Figure 5 plots the physical size distribution of grit at a typical wastewater treatment plant as well as the sand equivalent size based on the settling velocity. It can be seen that nearly ~70% of the grit entering the plant is larger than 212 micron (75 mesh) based on physical size, yet only ~30% of the incoming grit settles as though it is larger than 212 micron. The 212 micron particle has a Reynolds number of 5.3 therefore Stokes’ is not an accurate equation for settling velocity of this and larger particle sizes. Based on Newton’s Law these 212 micron grit particles are expected to settle at a rate of 2.64 cm/sec. However, when adjusted for shape and SG, the calculated settling velocity is lowered to 0.91 cm/sec or roughly the equivalent of a 106 micron particle. Therefore, in order to remove 70 - 90% of the incoming grit load the system must be designed for 106 micron removal.

Figure 5. Measured physical size vs. settling velocity equivalent size (SES) at the East Regional WWTP Montgomery County, OH

In a very qualitative manner, we can layer measured settling velocity of grit particles on the calculated settling velocity chart to provide some sense of the validity of the refinements. This is shown in Figure 6.

Figure 6. Measured settling velocity vs. calculated settling velocity

What can be taken from Figure 6 is that field measurements reinforce the idea that refinements to Newton’s law to account for shape and density narrow the gap between ideal theory and real world behavior. Accurately sizing a grit system can be a challenge given several variables that are often difficult to measure. Nevertheless, using widely available data on shape and density will certainly provide an increased level of reliability that a grit system will perform as anticipated.

Conclusions

  • Grit settling velocity is significantly impacted by variability in size, density and shape. The conventional assumption of spheres with a specific gravity of 2.65 is inadequate.
  • Grit particles larger than 110 micron have a Reynolds number >1 therefore, Stokes’ Law should not be used in grit removal system design for particles larger than 100 microns.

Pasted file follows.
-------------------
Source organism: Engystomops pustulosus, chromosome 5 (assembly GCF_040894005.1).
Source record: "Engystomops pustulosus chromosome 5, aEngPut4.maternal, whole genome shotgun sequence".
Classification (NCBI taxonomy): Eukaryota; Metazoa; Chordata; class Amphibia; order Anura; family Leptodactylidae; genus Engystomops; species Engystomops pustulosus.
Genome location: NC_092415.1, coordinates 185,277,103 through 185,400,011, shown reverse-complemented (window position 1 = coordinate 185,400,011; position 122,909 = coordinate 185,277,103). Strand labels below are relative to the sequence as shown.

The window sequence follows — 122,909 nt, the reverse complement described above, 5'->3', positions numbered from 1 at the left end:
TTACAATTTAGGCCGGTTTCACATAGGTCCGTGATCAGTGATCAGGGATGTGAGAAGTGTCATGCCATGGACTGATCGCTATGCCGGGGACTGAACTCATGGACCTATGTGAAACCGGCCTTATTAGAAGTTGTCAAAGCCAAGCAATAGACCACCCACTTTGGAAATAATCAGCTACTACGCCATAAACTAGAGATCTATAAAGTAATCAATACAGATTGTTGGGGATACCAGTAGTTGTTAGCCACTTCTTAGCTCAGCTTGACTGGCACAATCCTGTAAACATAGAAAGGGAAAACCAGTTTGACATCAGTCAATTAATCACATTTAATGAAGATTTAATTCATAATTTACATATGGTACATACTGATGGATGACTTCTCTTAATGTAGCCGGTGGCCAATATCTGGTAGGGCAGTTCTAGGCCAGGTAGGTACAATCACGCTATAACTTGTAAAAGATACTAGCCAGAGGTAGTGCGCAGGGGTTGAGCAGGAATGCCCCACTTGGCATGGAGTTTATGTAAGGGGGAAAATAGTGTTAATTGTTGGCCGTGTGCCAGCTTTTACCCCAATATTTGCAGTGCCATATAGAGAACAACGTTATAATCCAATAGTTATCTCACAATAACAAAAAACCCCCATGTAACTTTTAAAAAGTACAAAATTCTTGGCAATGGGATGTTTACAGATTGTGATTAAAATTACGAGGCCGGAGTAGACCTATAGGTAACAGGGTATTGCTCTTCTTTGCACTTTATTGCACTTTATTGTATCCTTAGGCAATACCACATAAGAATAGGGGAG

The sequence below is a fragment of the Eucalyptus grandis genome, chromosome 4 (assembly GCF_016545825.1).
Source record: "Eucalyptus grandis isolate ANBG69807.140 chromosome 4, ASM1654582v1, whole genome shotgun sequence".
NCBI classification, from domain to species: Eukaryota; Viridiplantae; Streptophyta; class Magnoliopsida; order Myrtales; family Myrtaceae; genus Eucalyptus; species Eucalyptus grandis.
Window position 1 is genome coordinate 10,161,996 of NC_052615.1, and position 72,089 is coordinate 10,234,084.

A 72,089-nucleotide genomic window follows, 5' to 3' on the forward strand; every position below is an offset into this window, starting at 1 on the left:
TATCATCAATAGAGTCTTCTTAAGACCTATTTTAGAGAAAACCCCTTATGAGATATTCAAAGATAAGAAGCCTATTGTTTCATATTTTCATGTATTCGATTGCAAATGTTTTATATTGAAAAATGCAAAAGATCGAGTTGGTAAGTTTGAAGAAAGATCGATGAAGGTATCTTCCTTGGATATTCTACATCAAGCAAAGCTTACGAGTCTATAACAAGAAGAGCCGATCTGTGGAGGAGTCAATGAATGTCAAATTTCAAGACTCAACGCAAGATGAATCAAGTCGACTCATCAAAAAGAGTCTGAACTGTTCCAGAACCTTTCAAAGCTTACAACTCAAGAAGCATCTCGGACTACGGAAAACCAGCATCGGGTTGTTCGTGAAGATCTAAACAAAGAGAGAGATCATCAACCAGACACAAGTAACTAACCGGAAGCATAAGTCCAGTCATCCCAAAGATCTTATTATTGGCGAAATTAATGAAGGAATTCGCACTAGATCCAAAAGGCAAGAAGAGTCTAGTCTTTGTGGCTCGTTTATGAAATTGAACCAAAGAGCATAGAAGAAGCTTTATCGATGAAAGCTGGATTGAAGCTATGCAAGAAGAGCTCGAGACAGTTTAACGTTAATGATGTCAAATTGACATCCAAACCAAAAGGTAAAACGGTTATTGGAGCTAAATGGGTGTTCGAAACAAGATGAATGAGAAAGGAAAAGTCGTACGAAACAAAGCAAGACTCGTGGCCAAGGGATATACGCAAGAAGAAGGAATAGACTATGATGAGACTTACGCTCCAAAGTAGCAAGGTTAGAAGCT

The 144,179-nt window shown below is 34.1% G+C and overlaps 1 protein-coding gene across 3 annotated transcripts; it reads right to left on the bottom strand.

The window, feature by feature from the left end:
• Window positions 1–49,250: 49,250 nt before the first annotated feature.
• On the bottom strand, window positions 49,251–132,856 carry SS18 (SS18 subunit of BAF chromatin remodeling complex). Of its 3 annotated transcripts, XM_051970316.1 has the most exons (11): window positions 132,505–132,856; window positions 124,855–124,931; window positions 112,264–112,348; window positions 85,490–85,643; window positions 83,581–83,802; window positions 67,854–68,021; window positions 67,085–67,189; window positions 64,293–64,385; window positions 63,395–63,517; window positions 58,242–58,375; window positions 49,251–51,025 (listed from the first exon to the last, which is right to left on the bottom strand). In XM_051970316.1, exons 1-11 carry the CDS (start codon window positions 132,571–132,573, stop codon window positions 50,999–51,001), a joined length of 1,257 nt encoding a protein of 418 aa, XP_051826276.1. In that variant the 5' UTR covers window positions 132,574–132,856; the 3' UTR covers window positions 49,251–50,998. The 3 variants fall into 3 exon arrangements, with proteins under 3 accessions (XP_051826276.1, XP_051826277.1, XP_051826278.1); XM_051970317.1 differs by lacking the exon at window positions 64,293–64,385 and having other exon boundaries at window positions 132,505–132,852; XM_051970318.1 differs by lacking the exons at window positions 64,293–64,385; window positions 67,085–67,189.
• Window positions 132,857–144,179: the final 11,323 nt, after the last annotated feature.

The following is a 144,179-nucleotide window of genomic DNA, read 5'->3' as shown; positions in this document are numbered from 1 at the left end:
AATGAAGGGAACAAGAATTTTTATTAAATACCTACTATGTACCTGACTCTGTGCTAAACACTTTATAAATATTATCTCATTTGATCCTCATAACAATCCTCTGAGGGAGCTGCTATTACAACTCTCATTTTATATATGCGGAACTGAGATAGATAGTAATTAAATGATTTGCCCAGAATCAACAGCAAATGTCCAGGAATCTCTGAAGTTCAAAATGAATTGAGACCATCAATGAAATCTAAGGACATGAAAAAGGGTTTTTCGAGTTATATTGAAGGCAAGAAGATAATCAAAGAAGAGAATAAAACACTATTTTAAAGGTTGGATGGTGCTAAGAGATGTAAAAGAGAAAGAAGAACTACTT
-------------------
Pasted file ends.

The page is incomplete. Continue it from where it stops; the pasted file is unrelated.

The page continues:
• Targeting 75-150 micron particle size for grit removal system design minimizes the impact of non-idealities.
  • Characterizing native grit physical particle size and settling velocity is the best means to determine grit removal system design requirements.
  • In the absence of site specific characterization, regional grit gradation and settling velocity data should be used for system design.

REFERENCES

  1. Pretorius, C. (2012, October). A Review of Grit Basin Design. Presented at The Water Environment Federation Conference, New Orleans, LA, October 2012.
  2. Boyrs, A.; Gabb, D.; & Hake, J. Performance Evaluation of Aerated Grit Chambers and Proposed Modifications to Increase Grit Removal Efficiency at East Bay Municipal Utility District WWTP. Presented at California Water Environment Association Annual Conference, Sacramento, CA, April 2002.
  3. Tchobanoglous, G.; Burton, F. L.; Stensel, H. D.; & Metcalf & Eddy. Wastewater Engineering: Treatment and Reuse, 4th ed.; McGraw-Hill: Boston, 2003; pp 365.
  4. Osei, K.; Gwinn, A.; Andoh, R.Y.G. Development of a Column to Measure Settling Velocity of Grit. Presented at World Environmental and Water Resources Congress, Albuquerque, NM, May 2012.
  5. Kuchalwik, R. J. Critical Grit Removal Design Considerations for Retrofits and Additions at Existing Facilities. Presented at The Water Environment Federation Conference, New Orleans, LA, October 2012.
  6. Letterman, R. D. (1999). Water Quality and Treatment, A Handbook of Community Water Supplies, AWWA, 5th ed.; Pearson.
  7. Water Treatment Handbook, 7th ed.; Degrémont: Lavoisier: Paris, France, 2007.
  8. Richardson, J.F.; Harker, J.H.; Backhurst, J.R. (2002). Coulson and Richardson's Chemical Engineering Volume 2 - Particle Technology and Separation Processes, 5th ed.; Elsevier, 2002.
  9. Kivell, W. A.; Lund, N. B. Grit Removal: Some Fundamental Factors in Grit Separation and Grit Chamber Design. Water Works and Sewerage, 1941, pp 144.

Image credit: "Vorklärung - primary settling tank," © 2011 Sustainable sanitation, used under an Attribution 2.0 Generic license: http://creativecommons.org/licenses/by/2.0/deed.en